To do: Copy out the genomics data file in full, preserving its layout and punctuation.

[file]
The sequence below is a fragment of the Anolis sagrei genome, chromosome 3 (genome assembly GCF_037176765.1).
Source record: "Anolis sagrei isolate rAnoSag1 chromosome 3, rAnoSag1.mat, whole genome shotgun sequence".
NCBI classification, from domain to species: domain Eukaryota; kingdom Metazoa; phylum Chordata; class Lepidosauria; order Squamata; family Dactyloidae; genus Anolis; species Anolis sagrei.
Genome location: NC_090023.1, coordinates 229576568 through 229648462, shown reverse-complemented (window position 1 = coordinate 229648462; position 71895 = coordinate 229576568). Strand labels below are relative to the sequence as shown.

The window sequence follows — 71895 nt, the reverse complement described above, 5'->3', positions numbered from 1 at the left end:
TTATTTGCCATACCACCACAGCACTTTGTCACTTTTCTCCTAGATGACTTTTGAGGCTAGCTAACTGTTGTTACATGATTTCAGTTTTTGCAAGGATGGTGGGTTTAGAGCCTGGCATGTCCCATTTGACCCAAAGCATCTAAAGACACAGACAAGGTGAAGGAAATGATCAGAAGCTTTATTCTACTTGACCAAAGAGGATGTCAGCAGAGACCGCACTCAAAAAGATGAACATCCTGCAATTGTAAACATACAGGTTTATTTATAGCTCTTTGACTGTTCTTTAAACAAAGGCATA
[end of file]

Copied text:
The sequence below is a fragment of the Anolis sagrei genome, chromosome 3 (genome assembly GCF_037176765.1).
Source record: "Anolis sagrei isolate rAnoSag1 chromosome 3, rAnoSag1.mat, whole genome shotgun sequence".
NCBI classification, from domain to species: domain Eukaryota; kingdom Metazoa; phylum Chordata; class Lepidosauria; order Squamata; family Dactyloidae; genus Anolis; species Anolis sagrei.
Genome location: NC_090023.1, coordinates 229576568 through 229648462, shown reverse-complemented (window position 1 = coordinate 229648462; position 71895 = coordinate 229576568). Strand labels below are relative to the sequence as shown.

The window sequence follows — 71895 nt, the reverse complement described above, 5'->3', positions numbered from 1 at the left end:
TTATTTGCCATACCACCACAGCACTTTGTCACTTTTCTCCTAGATGACTTTTGAGGCTAGCTAACTGTTGTTACATGATTTCAGTTTTTGCAAGGATGGTGGGTTTAGAGCCTGGCATGTCCCATTTGACCCAAAGCATCTAAAGACACAGACAAGGTGAAGGAAATGATCAGAAGCTTTATTCTACTTGACCAAAGAGGATGTCAGCAGAGACCGCACTCAAAAAGATGAACATCCTGCAATTGTAAACATACAGGTTTATTTATAGCTCTTTGACTGTTCTTTAAACAAAGGCATA